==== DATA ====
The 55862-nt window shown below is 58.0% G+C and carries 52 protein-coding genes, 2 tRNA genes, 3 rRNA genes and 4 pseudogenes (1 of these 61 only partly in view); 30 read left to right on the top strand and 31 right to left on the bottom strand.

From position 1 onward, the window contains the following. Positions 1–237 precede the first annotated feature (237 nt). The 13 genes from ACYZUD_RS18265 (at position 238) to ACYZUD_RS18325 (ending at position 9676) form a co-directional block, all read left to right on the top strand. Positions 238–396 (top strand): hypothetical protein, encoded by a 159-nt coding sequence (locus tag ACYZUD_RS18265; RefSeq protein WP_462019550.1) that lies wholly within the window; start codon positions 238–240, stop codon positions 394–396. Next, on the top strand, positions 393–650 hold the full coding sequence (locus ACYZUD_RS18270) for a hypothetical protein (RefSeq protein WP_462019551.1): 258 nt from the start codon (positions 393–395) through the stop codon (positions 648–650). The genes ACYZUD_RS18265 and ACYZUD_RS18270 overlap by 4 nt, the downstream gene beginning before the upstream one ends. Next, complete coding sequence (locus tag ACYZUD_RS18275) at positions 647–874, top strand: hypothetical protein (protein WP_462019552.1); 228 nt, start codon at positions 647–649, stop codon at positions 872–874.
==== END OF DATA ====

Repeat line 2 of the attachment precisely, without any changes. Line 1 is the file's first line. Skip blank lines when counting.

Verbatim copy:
From position 1 onward, the window contains the following. Positions 1–237 precede the first annotated feature (237 nt). The 13 genes from ACYZUD_RS18265 (at position 238) to ACYZUD_RS18325 (ending at position 9676) form a co-directional block, all read left to right on the top strand. Positions 238–396 (top strand): hypothetical protein, encoded by a 159-nt coding sequence (locus tag ACYZUD_RS18265; RefSeq protein WP_462019550.1) that lies wholly within the window; start codon positions 238–240, stop codon positions 394–396. Next, on the top strand, positions 393–650 hold the full coding sequence (locus ACYZUD_RS18270) for a hypothetical protein (RefSeq protein WP_462019551.1): 258 nt from the start codon (positions 393–395) through the stop codon (positions 648–650). The genes ACYZUD_RS18265 and ACYZUD_RS18270 overlap by 4 nt, the downstream gene beginning before the upstream one ends. Next, complete coding sequence (locus tag ACYZUD_RS18275) at positions 647–874, top strand: hypothetical protein (protein WP_462019552.1); 228 nt, start codon at positions 647–649, stop codon at positions 872–874.